This past week I had the privilege of taking a daylong seminar from Huntington Witherill, the accomplished fine art photographer who studied with the greats, including Ansel Adams, and established his own wonderful record of accomplishment.
The seminar was to offer information on how photographers can establish a market presence. But the area of discussion that impressed me most was a discussion of the importance of finding one's own photographic voice. This is something to which every photographer, and indeed, every artist, can easily relate.
Witherill explained that we often begin by copying famous styles, to gain a foundation of technical and aesthetic expertise, and from there we move on to discover and explore an individual vision. This process must happen for every artist, for there are as many unique visions as there are individuals. It is that voyage of discovery that is actually the most exciting part of exploring the artistic experience.
People often ask me to tell them what type of photographer I am. I am still discovering that mystery. I explained to a man seated near me that I enjoy photographing golf courses and scenes among other subjects. He showed me his work - wonderful artistic images of iPhone images he had taken in traffic and then enlarged and manipulated using a variety of software programs in innovative ways. The results were beautiful. And the two of us couldn't be more different than Edward Weston and Cindy Sherman.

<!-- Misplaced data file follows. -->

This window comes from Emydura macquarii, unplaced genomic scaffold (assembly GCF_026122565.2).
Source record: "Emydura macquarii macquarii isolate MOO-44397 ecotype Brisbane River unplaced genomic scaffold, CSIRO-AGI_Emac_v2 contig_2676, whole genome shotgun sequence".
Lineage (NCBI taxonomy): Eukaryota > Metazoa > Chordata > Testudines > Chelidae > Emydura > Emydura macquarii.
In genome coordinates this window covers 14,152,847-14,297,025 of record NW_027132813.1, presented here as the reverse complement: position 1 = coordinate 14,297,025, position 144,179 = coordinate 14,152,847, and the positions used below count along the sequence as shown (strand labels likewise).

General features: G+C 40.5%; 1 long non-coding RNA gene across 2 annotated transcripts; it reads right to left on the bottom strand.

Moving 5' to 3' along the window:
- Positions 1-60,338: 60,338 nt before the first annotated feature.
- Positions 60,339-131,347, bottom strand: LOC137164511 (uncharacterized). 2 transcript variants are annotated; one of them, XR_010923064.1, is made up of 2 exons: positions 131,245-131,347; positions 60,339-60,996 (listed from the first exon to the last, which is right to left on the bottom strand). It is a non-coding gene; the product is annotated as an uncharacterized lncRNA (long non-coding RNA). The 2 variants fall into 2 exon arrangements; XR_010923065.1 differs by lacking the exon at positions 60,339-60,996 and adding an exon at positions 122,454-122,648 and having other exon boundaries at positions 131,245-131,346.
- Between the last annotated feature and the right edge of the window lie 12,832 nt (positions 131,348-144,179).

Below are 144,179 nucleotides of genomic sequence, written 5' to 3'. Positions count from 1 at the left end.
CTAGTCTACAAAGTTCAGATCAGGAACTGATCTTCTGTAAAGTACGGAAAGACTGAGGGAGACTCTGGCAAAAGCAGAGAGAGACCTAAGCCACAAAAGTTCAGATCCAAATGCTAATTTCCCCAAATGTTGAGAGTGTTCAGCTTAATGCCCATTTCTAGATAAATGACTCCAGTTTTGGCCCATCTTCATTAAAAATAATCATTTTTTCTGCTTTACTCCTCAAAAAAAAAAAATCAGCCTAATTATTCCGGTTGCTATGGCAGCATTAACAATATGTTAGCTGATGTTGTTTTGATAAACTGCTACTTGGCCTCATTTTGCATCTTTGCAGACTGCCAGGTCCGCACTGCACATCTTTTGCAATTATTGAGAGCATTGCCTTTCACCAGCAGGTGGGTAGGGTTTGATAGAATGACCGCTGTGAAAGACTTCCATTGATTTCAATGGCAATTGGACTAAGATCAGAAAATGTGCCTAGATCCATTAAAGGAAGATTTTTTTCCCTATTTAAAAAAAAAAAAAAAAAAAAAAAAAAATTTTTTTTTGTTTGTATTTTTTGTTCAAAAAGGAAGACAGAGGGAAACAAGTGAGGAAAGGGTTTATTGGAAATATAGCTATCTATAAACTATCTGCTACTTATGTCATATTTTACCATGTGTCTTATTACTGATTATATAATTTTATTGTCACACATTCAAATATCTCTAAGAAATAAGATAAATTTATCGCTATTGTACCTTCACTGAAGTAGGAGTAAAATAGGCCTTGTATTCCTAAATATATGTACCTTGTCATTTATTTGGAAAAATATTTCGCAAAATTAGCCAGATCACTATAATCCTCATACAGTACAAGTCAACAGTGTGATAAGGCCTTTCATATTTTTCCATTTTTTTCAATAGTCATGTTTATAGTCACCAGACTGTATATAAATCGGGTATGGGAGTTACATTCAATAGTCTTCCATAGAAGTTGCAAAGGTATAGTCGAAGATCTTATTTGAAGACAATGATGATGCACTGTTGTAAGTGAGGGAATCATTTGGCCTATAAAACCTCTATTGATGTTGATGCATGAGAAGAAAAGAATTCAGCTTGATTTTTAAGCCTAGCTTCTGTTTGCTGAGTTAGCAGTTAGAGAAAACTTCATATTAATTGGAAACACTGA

I've also spent some time this week exploring the FaceBook pages and websites of a number of women photographers from around the globe. It's a fascinating and enlightening exercise to take a look at the work of these talented individuals, and it is exceptionally helpful in understanding how a photographic voice unfolds.
Of course, there are often extraneous circumstances. It is the blessing and curse of many successful photographers to develop great commercial viability in an arena, be it weddings, portraits or news photography, that may not be the most personally rewarding. Photographers all yearn for the opportunity to create images that are artistically and emotionally satisfying. And what exactly does that mean?
I am still uncovering that mystery. This week was also the occasion of the rare annular eclipse. I did not have the equipment to photograph it, and I knew that wonderful photographs would abound, so I wasn't too disappointed. But it also occurred to me that there might be other opportunities. And the photograph below was the result - an unusual and intriguing play of light in my very own bathroom, at the height of the eclipse. Something about it captured my attention, and I ran for the camera.